* FTSEurofirst 300 ends up 0.3 pct, off intra-day high
* Hits 6-1/2-year high after Scottish referendum result
* SAP falls on worries about price for planned acquisition
By Atul Prakash
LONDON, Sept 19 (Reuters) - The FTSEurofirst 300 index touched its highest level in more than six years on Friday after Scotland voted against independence, but trimmed gains in late trading on profit taking and on speculation about a downgrade of France.
The CAC 40 fell 0.1 percent, with traders citing speculation that a major credit rating agency was going to cut France’s rating.
The French share index underperformed the pan-European FTSEurofirst 300, which ended 0.3 percent higher at 1,401.53 points after hitting a 6-1/2-year peak.
Britain’s FTSE 100 index also closed up 0.3 percent, although off its intra-day highs.
Broadly, the market got support after Scotland spurned independence in a referendum that would have split the United Kingdom, potentially triggering financial turmoil. Scottish referendum results:
“It’s a relief rally as the market was viewing the referendum as a bump in the road. Now it is done and dusted and we turn our attention to fundamentals,” Commerzbank equity strategist, Peter Dixon, said.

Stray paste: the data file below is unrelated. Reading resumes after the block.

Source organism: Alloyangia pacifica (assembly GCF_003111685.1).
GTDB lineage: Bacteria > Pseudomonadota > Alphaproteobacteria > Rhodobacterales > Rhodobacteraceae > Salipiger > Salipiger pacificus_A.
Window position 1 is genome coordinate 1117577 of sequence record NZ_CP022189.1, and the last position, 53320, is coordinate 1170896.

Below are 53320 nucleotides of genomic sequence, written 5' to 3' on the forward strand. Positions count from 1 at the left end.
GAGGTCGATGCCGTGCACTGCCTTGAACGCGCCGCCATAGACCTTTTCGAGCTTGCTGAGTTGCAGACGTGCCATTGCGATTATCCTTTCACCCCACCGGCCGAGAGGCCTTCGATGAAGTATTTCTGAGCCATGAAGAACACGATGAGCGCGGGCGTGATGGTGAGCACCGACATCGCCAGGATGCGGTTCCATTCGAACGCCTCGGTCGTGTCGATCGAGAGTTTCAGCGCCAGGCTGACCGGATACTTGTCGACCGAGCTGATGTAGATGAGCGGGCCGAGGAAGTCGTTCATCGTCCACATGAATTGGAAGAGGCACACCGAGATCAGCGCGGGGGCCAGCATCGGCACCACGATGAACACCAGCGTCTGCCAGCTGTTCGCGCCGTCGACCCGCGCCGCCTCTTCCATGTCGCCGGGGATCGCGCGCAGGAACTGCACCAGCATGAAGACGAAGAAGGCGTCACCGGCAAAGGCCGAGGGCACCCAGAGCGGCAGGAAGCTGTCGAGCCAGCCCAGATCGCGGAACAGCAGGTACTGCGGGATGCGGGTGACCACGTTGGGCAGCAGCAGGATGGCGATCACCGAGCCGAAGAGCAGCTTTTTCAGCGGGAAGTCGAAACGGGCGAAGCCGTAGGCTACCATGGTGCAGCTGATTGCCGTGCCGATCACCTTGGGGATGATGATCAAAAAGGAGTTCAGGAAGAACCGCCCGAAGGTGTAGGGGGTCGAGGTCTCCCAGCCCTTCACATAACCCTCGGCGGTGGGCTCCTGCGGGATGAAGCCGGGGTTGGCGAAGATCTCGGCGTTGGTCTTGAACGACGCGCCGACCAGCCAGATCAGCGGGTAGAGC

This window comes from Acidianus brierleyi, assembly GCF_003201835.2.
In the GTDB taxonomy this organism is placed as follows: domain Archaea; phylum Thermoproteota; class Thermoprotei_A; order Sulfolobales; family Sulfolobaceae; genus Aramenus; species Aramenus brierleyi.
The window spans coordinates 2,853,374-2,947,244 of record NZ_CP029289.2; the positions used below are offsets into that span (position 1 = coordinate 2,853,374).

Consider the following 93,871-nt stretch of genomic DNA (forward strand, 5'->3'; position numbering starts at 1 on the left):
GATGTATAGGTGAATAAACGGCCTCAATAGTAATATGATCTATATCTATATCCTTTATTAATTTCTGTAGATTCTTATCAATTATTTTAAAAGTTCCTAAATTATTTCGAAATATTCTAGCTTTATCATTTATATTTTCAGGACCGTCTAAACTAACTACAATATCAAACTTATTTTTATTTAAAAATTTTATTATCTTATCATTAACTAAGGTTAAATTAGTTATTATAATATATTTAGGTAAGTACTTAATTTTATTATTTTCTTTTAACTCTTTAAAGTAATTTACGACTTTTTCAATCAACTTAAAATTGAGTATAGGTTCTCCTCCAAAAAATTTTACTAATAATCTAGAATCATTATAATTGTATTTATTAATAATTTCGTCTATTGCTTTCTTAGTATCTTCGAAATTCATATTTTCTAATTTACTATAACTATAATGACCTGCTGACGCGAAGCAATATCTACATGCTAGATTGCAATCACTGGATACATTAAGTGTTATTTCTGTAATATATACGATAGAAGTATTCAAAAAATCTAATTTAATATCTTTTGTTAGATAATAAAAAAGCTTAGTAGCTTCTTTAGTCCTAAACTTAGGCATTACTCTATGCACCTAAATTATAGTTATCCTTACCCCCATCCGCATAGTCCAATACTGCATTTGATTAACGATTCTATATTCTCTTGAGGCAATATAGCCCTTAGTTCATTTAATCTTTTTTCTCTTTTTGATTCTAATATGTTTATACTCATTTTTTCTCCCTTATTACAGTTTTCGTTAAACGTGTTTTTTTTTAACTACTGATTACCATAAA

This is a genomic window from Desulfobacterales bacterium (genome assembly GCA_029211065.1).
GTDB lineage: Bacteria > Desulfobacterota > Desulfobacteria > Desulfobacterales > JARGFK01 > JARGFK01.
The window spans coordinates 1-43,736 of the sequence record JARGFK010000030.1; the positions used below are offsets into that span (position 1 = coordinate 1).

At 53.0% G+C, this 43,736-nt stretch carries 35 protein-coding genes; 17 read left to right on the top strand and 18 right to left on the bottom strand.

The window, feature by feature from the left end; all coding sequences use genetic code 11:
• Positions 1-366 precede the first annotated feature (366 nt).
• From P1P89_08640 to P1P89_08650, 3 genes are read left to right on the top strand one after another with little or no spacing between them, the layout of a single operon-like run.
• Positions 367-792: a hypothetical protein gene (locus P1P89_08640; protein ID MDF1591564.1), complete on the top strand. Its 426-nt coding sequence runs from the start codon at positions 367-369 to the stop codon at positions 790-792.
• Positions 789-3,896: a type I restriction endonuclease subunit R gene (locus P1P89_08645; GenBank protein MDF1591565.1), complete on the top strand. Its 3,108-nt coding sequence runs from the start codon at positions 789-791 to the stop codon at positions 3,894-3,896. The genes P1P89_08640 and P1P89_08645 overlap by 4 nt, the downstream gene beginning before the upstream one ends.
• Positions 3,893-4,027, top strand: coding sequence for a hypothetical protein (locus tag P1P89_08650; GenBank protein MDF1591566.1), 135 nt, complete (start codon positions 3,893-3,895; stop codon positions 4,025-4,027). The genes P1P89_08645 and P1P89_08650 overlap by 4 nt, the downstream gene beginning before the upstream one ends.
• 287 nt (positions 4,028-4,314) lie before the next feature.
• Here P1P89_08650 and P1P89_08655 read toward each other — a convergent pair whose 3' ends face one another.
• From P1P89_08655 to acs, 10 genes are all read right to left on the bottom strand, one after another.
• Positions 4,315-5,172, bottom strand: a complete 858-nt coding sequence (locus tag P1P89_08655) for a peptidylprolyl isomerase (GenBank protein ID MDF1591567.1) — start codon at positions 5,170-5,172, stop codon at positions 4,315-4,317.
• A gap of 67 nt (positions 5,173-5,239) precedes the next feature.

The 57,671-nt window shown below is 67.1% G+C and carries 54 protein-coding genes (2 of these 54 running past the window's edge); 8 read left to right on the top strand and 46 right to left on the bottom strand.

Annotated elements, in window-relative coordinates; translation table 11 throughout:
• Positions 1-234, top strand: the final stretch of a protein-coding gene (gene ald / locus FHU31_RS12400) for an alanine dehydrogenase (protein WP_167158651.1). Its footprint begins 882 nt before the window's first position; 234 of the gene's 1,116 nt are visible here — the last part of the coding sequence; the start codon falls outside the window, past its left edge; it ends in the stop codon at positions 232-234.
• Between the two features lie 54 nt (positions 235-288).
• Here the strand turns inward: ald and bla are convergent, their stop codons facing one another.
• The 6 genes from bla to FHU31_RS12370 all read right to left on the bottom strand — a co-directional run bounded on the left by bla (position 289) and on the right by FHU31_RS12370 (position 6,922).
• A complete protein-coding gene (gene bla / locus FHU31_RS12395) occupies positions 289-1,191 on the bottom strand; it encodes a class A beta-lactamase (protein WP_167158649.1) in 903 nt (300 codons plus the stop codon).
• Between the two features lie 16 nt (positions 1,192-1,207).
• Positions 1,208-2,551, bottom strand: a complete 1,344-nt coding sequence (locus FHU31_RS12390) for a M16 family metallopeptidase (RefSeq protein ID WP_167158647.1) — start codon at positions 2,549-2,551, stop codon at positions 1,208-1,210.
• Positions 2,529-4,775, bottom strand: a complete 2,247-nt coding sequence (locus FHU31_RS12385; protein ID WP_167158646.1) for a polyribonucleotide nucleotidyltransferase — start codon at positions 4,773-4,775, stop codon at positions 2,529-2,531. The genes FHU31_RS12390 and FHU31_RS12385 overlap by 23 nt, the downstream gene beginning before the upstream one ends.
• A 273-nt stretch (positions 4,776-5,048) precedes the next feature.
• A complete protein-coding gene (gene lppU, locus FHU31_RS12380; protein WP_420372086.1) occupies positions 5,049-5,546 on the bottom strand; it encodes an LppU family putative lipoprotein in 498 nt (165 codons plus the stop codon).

Spain’s IBEX rose more than 1 percent in early trading as markets viewed Scotland’s “No” vote as having reduced prospects of a stronger push for Catalonia breaking away. But the index ended the day just 0.1 percent higher, as the broader market trimmed gains.
The northern Spanish region of Catalonia, accounting for a fifth of Spanish economic output, is a wealthy region with its own language and culture. Its long-standing independence movement has grown over the last decade, fuelled by the economic crisis and a refusal by Madrid to meet regional demands.
“There will be a continued pressure from Catalonia to take control away from Madrid and this will build over the medium term, possibly to its own referendum if the Spanish government allows one,” B Capital Wealth Management managing director, Lorne Baring, said.
Among standout gainers, British lender Royal Bank of Scotland rose 2.5 percent on relief following the Scottish vote.
“For the markets in general, the Scottish result is probably the best outcome because the ‘Yes’ vote winning was really not priced in and that could have caused chaos, with contagion to Europe,” Clairinvest fund manager, Ion-Marc Valahu, said.
On the downside, Germany’s SAP fell 3.8 percent, making it among the top losers in the FTSEurofirst 300 index, on concerns over a price tag of $7.3 billion in cash it would pay to buy U.S. company Concur.
Europe bourses in 2014: link.reuters.com/pap87v
Asset performance in 2014: link.reuters.com/gap87v
Today’s European research round-up (Additional reporting by Sudip Kar-Gupta; Editing by Louise Ireland and Susan Fenton)